The Esports Ecosystem Part 5: Game Developers
Written By: Hauk Nelson
This article is the fifth in a series designed to educate on the many parts of the esports ecosystem. This article will cover game developers. For the fourth article, covering streamers, click here. To start at the beginning of this series, with esports platforms, click here.
Esports would be nothing without its games, and its games would be nothing without developers. Game developers are the companies that develop and create the video games played in esports competitions. This article will discuss major esports developers and their role in the esports ecosystem. Game developers, also known as studios, vary widely in size based on the kinds of games they make. Most popular esports titles are made by larger studios. Some, such as Activision Blizzard (Call of Duty, Overwatch), are publicly traded.
The current model for most esports developers revolves around the “games as a service” model. Most games are free, and feature in game purchases in order to generate revenue. The majority of these purchases are for aesthetic upgrades commonly known as skins. Skins provide no advantages to in game performance, and function more as a way for players to express themselves and their favorite characters. Skins have become so popular that children today may be bullied if they don’t have the right Fortnite skins.
Esports can serve as a marketing lever for these skins. If a viewer sees their favorite player using a certain skin, they may be inclined to purchase it themselves. Riot Games, developer of League of Legends, has taken skins to an entirely new level. Louis Vuitton designed skins for the League of Legends 2019 World Championship, and Riot reinforced the activation further by creating a hip hop group based off of these skins.
Some game developers still function on selling the game, either digitally or physically, along with skins. The primary developer doing this in esports is Activision Blizzard, makers of Call of Duty and Overwatch, as well as other games. The studio also makes Hearthstone, which uses a free to play model while selling packs of cards, indicating that the studio isn’t using one model for all of its games.
The competitive scene of an esport is largely dependent on the developer’s role. Riot Games and Activision Blizzard have developed franchised leagues for their games similar to the NBA or NFL, with the entire league managed by the developer. This includes creating a code of conduct, facilitating player trades and securing sponsorships for esports broadcasts and sponsorships. In this scenario, developers often take full control of all competitions and restrict other tournament organizers from creating tournaments using their games.
Other studios are far more liberal with their games, most notably Valve, creator of Dota 2 and CSGO. Valve recently provided more insight in a blog post about its views on esports, emphasizing how it provides free licenses to tournament organizers in order to “get out of the way of third parties creating value for our customers.” Valve provides oversight for major events and the official competitive circuit, but also lets smaller tournament organizers get involved as well.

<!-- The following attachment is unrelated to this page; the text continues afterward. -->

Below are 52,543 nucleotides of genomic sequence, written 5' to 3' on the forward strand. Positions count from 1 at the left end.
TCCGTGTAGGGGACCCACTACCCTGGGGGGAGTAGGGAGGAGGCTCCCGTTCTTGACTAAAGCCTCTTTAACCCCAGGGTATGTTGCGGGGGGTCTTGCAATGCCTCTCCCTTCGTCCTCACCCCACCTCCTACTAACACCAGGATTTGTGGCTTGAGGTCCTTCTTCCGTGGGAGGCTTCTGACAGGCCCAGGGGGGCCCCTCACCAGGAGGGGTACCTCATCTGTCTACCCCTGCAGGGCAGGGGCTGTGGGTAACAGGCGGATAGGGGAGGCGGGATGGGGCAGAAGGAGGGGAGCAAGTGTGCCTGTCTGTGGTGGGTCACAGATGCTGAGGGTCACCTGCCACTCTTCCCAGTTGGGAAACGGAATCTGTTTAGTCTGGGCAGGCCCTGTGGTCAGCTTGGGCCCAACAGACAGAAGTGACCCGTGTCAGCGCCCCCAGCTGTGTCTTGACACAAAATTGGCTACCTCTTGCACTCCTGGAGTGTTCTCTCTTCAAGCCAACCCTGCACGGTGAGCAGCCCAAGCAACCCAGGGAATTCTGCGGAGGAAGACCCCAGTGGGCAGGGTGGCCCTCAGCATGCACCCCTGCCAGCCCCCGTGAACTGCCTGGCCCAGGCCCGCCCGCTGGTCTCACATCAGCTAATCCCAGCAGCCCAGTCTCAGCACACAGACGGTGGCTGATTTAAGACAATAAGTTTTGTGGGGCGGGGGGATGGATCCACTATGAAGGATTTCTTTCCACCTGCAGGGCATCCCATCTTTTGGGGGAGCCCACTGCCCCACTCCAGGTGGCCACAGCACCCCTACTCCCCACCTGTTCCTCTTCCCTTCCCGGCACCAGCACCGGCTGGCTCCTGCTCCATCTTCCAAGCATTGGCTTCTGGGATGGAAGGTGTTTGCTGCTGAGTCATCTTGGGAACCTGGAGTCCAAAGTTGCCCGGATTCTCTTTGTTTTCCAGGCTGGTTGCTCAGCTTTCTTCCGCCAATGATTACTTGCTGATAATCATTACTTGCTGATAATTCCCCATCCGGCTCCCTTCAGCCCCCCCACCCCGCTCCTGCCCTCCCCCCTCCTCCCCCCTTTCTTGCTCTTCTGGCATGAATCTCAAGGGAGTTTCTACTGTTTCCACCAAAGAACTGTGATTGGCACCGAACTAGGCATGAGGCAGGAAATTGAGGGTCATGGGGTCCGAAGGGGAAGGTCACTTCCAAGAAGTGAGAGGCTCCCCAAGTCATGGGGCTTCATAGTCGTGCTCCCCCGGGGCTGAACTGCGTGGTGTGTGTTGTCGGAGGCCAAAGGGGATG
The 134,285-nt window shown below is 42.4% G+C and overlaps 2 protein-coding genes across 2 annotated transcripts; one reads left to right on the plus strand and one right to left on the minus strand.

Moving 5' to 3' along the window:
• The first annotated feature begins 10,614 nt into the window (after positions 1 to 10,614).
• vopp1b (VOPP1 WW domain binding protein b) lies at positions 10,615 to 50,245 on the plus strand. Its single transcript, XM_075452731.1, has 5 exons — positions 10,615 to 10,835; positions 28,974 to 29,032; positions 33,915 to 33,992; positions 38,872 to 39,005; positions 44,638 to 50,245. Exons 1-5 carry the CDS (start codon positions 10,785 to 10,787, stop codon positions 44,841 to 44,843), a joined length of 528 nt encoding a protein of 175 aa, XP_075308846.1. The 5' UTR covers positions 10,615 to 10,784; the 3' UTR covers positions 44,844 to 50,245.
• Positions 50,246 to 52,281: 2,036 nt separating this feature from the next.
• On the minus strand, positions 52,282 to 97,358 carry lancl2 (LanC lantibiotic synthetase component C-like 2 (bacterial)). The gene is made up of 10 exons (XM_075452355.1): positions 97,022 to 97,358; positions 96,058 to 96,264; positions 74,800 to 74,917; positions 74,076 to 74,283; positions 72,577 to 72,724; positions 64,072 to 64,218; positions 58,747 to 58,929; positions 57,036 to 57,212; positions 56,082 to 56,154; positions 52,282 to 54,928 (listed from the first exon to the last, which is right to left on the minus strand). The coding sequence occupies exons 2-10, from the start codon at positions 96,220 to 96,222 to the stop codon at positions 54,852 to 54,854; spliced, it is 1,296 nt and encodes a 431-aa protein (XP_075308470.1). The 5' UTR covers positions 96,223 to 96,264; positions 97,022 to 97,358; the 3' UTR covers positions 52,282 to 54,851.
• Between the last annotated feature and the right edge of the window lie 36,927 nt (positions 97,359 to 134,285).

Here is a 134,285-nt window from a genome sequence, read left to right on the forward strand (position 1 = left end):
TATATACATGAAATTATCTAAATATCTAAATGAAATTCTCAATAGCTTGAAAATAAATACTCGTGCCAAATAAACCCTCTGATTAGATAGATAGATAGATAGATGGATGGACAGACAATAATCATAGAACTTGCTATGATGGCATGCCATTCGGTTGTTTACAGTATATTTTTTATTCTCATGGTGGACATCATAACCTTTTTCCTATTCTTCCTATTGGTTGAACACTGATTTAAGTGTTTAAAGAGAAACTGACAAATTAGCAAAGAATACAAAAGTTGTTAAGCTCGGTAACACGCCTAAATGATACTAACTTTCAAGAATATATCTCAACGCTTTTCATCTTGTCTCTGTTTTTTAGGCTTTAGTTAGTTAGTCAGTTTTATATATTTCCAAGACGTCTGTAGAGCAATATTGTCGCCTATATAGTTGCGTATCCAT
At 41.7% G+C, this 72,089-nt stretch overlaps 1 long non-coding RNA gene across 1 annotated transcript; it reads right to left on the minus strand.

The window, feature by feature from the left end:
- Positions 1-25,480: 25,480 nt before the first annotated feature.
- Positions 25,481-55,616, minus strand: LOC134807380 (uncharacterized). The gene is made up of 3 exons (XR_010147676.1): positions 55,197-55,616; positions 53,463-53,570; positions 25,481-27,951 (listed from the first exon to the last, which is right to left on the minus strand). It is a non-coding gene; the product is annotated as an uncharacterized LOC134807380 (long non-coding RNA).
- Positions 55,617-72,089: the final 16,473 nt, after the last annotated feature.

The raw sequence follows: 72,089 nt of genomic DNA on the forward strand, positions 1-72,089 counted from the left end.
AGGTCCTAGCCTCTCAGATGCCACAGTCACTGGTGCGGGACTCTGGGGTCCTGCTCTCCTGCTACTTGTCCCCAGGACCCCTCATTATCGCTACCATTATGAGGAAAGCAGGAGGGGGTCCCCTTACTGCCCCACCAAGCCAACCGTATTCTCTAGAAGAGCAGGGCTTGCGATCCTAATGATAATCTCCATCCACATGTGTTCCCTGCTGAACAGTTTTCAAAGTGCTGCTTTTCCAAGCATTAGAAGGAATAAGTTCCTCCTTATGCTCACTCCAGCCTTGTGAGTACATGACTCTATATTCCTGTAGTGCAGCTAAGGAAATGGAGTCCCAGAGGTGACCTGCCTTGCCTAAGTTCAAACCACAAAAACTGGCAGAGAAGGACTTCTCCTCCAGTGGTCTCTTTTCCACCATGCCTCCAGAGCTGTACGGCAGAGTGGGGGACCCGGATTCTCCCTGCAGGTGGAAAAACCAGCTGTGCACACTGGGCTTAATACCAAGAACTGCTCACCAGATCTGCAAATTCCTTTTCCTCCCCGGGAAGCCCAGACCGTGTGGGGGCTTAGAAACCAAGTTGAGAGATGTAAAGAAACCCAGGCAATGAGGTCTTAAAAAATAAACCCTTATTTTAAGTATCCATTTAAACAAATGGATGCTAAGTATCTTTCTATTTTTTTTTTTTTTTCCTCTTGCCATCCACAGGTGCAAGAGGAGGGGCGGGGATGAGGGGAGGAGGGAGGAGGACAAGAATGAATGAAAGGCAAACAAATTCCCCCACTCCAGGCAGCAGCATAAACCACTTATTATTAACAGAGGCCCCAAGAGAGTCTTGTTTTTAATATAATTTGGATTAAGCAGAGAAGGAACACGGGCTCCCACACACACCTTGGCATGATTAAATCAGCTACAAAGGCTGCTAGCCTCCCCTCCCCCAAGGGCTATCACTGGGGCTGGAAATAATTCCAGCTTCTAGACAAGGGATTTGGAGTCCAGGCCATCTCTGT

Nintendo has actively repressed its esports scene in years past, though recently it seems the Japanese company has had a recent change of heart. Super Smash Bros. Melee, released in 2001, still has a thriving esports scene to this day, thanks largely to its grassroots community. Wanting to emphasize a more casual experience for its fans, Nintendo had previously pulled the rights from tournament organizer from broadcasting Melee matches. However, it seems the studio has changed its mind to an extent, inviting top players to play its new game, Super Smash Bros. Ultimate, when it was released in 2018.
Along with support for the competitive scene, developers also directly affect the game through patches, which are updates to the game. Patches are released to release new content (skins, characters) as well as update current characters, maps, weapons and more. Some studios release patches as frequently as every two weeks, while others take months in between patches.
As these updates make direct changes to gameplay, they have a significant impact on the competitive scene. Some changes are minor, while others can drastically alter the value of certain strategies, which can have a direct result on competitive play, and thus tournament earnings. Epic Games, creators of Fortnite, have repeatedly been in hot water over this issue.
Epic has been notorious for updating Fortnite weeks, days or even hours before significant matches, such as for WSOE 3. To put it into perspective, imagine if three days before the NBA finals, it was announced that a three point shot would now be worth four points. Players that excel at three pointers would instantly be worth quite a bit more and the entire strategy book would have to change in an instant. Esports players have to react to changes like this all the time, and it’s up to the developer to balance between updating the game for casual fans and maintaining the competitive integrity for its esports community.
Moving forward, developers will become more powerful as they become not only the makers of games, but also the governing bodies for the sports of the future. For brands, this will create more opportunities to integrate at multiple levels within esports – at different levels of competition, as well as activating within the games themselves.